For three seasons, Younger has asked its audience to believe the unbelievable: that Liza Miller (Sutton Foster), a soon-to-be-divorced, 40-something mom can successfully pretend to be a millennial in order to keep her job in the publishing industry.
As preposterous as that premise may sound, fans of this deliciously fantasy-driven comedy, which returns tonight for its fourth season on TV Land, have willingly bought it. That’s partly because the charming Foster is convincing and youthful enough to make you think she could pull off an age-related long con. It also helps that certain viewers — read: those in their 30s or older — may be more willing than usual to bat away the show’s improbabilities so they can continue to live vicariously through its heroine. Do you blame them? Lisa works in a book-publishing world that’s 1,000 times more glamorous than the actual book-publishing world; she lives in a spacious, artsy loft in a glossier version of Brooklyn; and she dates a super-hot tattoo artist when she isn’t grappling with her feelings for her equally hot literary-buff boss. Who cares about the dishonesty and nagging sense of guilt when you have all that?
Perhaps the most effective thing that the team behind Younger has done to keep its narrative afloat is to slowly, methodically allow Liza’s secret to trickle out. Last season ended on a cliffhanger in which Liza finally confessed to her colleague and close friend Kelsey (Hilary Duff) that she’s been lying about her age. The initial episodes of season four focus on the aftermath of that confession, as Kelsey grapples with having been betrayed by someone she had considered to be a peer, confidante, and, most importantly, her partner in running Millennial, an Empirical Press imprint designed to target readers of an age Liza is only pretending to be.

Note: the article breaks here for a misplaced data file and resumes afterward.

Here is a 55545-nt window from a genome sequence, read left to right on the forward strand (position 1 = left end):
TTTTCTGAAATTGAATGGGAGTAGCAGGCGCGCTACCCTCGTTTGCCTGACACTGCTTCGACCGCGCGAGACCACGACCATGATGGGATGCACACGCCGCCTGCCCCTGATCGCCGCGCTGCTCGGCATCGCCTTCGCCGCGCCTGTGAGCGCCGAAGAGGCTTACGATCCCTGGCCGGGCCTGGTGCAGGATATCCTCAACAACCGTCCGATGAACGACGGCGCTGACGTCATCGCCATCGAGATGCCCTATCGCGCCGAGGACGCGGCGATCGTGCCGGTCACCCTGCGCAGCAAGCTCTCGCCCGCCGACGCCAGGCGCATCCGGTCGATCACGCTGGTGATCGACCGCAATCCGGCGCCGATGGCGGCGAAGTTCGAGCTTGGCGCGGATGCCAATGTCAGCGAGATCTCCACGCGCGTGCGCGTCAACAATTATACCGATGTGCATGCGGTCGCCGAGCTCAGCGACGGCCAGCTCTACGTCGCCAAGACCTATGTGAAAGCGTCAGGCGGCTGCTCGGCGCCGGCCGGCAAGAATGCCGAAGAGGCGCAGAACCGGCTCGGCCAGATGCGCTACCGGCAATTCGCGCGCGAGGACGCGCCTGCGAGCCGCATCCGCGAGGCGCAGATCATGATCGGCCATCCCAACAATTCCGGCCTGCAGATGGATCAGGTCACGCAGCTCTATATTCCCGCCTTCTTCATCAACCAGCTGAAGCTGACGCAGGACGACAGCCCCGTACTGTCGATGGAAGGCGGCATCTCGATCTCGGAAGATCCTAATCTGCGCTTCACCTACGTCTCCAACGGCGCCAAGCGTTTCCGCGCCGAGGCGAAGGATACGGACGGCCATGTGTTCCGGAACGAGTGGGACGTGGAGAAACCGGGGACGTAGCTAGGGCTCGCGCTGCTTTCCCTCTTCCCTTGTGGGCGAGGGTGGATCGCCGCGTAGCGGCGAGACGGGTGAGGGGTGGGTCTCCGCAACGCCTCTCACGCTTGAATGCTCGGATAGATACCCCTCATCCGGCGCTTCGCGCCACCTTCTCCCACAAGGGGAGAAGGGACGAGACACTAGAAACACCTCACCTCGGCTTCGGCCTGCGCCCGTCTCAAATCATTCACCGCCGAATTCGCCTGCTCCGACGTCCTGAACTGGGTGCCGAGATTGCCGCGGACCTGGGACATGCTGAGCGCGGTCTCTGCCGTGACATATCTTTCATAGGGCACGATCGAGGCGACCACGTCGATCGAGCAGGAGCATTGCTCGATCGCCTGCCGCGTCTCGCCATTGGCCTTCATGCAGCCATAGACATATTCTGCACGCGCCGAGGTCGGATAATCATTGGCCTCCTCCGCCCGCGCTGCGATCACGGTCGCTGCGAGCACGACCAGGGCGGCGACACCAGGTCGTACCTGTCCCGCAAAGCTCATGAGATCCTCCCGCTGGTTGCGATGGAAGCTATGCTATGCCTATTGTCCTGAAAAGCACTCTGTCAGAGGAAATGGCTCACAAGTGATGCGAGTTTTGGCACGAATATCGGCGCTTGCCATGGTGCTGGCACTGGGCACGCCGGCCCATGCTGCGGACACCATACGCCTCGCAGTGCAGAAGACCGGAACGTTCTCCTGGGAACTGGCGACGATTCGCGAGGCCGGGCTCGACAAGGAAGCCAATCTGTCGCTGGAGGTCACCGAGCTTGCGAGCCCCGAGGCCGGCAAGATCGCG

Without giving too much away about what happens in the initial, highly bingeable episodes of the new season, let’s just say that there are reasons why Kelsey struggles with whether to completely blow Liza’s cover, including the fact that her reputation is tethered to Liza’s. While that doesn’t mean that Liza’s swaying house of cards won’t topple before the season ends, it does mean that Kelsey’s motivations to unmask her are complicated. It’s a smart choice that gives Younger a welcome sense of tension to sit comfortably alongside its usual rom-com playfulness.
In previous seasons, threats to Liza’s livelihood have been handled with a lot less subtlety, most notably when a falling construction beam crushed and killed Thad, Kelsey’s fiancé, before he could tell people about her true age. But while Younger could never be accused of trafficking in realism, creator Darren Star and the writers have made the show at least semi-believable in its portrayal of how long it can take for the truth to come out. In real life, when someone covers up a dark secret, the actual story usually doesn’t burst forth at once; it releases with a long, slow hiss, after multiple holes have been poked in a balloon. So it is on Younger.
In its fourth season, Younger also keeps doing what it does so well. It riffs on current trends and events, from hygge to politics (Kristin Chenoweth guest stars in the first episode as a Kellyanne Conway–esque spin doctor), with a light touch that’s never so light as to insult the intelligence. This season marks the first time that the series has actually debuted during the summer, which is the perfect time to be watching it. We tend to crave pop culture that’s addictive and purely entertaining more than ever during this season, and Younger is precisely that sort of television.
It’s also the sort of show that pokes fun at millennial stereotypes without talking down to members of that demographic. The whole idea that Liza can blend in with New Yorkers nearly 20 years younger than she is speaks to the idea that the generation gaps perpetuated in the media may not be as vast as we think. Younger may be a show about a woman living out a simultaneously understandable, absurd, and reprehensible lie, but this addictive series also subtly highlights a greater truth: that those so-called “coddled” millennials and “slacker” Gen-Xers actually relate to each other far more deeply than the distance between their ages might suggest.